Cheers and calls for Arab solidarity as Gaza watches Qatar win the Asian Cup
Waving flags, singing songs and cheering three goals, fans of the Qatari football team were jubilant on Friday as the team claimed a 3-1 victory over Japan in the Asian Cup final.
These fans, however, were not in Doha but in Gaza City, 1,800km away from the Qatari capital.
On Friday, Palestinians gathered at a tourist complex on a beach in the Gaza Strip, where the Supreme Council for Youth and Sports in Palestine held an event screening the match.
In large part drawn by a sense of Arab solidarity, the football fans also flocked to the screening out of gratitude for the emirate’s support for Palestinians in the besieged coastal enclave.
Qatar pledged in November to send $15m to the Gaza Strip as part of an agreement between Israel and the Hamas movement, the de facto ruling party in the small Palestinian territory that has been under an Israeli-imposed blockade for 11 years.
Though the entry of that cash has had its hiccups, with Israel refusing its entry earlier this month, it has helped keep hundreds of thousands of families afloat.
Abdel Salam Haniyeh, a member of the council who called for Palestinians to come and support the Qatari team, noted that Qatar was the state most supportive of sports in Gaza.
"Following the recent Israeli war on Gaza [in 2014], the Israeli occupation destroyed many sports facilities and playgrounds in Gaza,” he told Middle East Eye.
Haniyeh called Qatar "the first Arab and international country to support the sports sector and sports facilities" in Gaza, noting its financial support for the Palestine International Stadium in Gaza, the main stadium in the Gaza Strip, reportedly amounting to more than $2m.
“And that is why we gather today in the Shlihat complex."
The Qatari football team’s exploits in the Asian Cup have made international headlines, in no small part thanks to the competition being held in the United Arab Emirates, one of four neighbouring countries blockading the emirate.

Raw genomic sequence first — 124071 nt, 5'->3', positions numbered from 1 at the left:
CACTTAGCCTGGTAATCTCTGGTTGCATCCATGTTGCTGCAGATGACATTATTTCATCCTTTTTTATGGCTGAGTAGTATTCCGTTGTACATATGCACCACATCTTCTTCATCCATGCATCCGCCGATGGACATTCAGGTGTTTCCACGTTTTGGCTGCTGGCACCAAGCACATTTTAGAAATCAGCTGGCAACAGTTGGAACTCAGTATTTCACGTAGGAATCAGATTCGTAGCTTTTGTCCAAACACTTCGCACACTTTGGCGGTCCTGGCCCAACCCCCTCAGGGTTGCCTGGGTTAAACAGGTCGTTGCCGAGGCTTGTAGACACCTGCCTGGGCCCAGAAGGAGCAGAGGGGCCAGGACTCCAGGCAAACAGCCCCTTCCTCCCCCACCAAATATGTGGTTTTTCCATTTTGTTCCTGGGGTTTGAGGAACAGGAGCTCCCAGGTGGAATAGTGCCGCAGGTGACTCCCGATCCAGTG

On the way to the final, Qatar’s footballers defeated the UAE and fellow blockading state Saudi Arabia.
And though that may have added fuel to the Gulf dispute fire, Haniyeh said he hoped the states could come to a resolution and keep sports out of politics.
“We love all Arab countries. We do not know politics in sports. We hope to see a united Arab Gulf. This is our duty," he said.
Ahmed Hijazi came to the event with his four brothers to support the Qatari team. He said he was appalled when UAE fans lashed out at the Qatari players during Tuesday’s semifinal.
"I was upset that the UAE fans were throwing bottles and shoes at the Qatari team. No matter what, we are a single Arab nation,” Hijazi said.
“I will encourage the UAE because we love all Arabs in Gaza. We love Qataris who support us and we love them too because they are Arabs."
A number of Gaza’s athletes flocked to the screening, as well as members of the Qatari media, who cheered and gasped as the game ebbed and flowed.
Every time the Japanese players approached the Qatari goal, supporters raised their arms and watched the game through their fingers.
Mueen Hassouna, a sports journalist at Palestinian news agency Safa, said Qatari cash wasn’t behind the Palestinians’ support.
"Some Arabs see Qatar offering Gaza money and think that's why we support them, but they do not know that Gazans love sport and see it as an escape from the worries, politics and difficult economic conditions,” he told MEE.
“Today they are two things. This is an Arab team and we play in the name of an Arab nation. We love Qatar and all those who support us, and this is in a humanitarian and duty-free way.”
From the referee’s first whistle, the crowd in Gaza bellowed in support for the Qatari team.
Almoez Ali’s stunning 12th-minute overhead kick got pulses racing, with Abdulaziz Hatem doubling their joy in the 27th minute.
Though Japan, the pre-match favourites, furrowed some eyebrows with a 69th minute goal, Akram Afif settled matters and Palestinian nerves with a late penalty to make it 3-1.
Qatar’s supporters flooded out onto the streets waving flags.
"We won this victory. We celebrate as Muslim Arab fans who love Palestine and love Gaza. For 90 minutes we had our hearts with them,” fan Sami Nabil said.
“I know that some Gulf countries will not rejoice in Qatar's victory, but I say to them that you won with an Arab team today.
“Instead of looking at political differences, football offers love to all. Leave politics to the side.”